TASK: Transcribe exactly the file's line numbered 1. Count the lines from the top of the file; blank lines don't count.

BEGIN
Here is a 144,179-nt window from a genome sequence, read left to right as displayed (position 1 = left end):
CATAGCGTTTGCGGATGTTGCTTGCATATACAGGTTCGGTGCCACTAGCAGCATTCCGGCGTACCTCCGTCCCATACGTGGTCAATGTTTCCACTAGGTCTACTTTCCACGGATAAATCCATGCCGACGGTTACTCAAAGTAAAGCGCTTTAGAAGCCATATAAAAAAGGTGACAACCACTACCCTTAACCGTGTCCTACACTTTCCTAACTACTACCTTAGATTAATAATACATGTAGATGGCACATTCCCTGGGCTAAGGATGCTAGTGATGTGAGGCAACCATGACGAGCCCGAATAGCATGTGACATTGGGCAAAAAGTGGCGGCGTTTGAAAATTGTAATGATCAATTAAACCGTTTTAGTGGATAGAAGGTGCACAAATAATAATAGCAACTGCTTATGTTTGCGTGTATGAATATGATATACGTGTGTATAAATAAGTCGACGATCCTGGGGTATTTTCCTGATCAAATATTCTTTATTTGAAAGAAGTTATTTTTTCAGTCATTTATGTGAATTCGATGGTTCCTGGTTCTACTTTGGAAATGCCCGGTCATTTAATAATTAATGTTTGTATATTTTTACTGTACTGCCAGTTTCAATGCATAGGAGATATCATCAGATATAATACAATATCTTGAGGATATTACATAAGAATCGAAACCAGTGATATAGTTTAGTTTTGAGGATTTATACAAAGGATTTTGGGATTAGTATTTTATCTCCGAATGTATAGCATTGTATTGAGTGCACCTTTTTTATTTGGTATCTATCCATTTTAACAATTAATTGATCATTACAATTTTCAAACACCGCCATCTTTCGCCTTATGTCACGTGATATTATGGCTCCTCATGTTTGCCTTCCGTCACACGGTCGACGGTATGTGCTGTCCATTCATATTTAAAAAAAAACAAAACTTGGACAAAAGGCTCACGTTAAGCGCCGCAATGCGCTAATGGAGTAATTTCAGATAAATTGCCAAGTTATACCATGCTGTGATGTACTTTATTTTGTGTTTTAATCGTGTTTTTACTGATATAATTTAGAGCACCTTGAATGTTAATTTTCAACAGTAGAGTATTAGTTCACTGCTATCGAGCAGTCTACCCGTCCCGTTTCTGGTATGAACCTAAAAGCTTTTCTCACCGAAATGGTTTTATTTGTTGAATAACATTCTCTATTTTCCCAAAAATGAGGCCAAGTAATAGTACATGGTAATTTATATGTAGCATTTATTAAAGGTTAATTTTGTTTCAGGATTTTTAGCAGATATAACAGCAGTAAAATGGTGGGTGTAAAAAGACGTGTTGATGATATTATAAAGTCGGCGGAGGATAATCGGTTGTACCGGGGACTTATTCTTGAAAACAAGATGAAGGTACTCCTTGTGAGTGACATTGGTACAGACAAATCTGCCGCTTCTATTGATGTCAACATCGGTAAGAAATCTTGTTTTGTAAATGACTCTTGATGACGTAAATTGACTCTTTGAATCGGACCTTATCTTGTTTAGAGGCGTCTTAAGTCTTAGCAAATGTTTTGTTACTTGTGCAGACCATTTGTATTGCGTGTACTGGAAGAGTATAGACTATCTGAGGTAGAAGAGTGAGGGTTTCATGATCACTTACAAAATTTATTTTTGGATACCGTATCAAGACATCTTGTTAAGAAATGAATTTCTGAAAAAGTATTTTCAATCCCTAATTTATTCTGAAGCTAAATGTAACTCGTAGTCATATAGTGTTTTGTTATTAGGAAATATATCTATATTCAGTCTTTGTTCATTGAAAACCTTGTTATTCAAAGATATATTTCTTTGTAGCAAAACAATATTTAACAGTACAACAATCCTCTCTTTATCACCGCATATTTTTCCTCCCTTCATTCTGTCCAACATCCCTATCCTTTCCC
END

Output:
Here is a 144,179-nt window from a genome sequence, read left to right as displayed (position 1 = left end):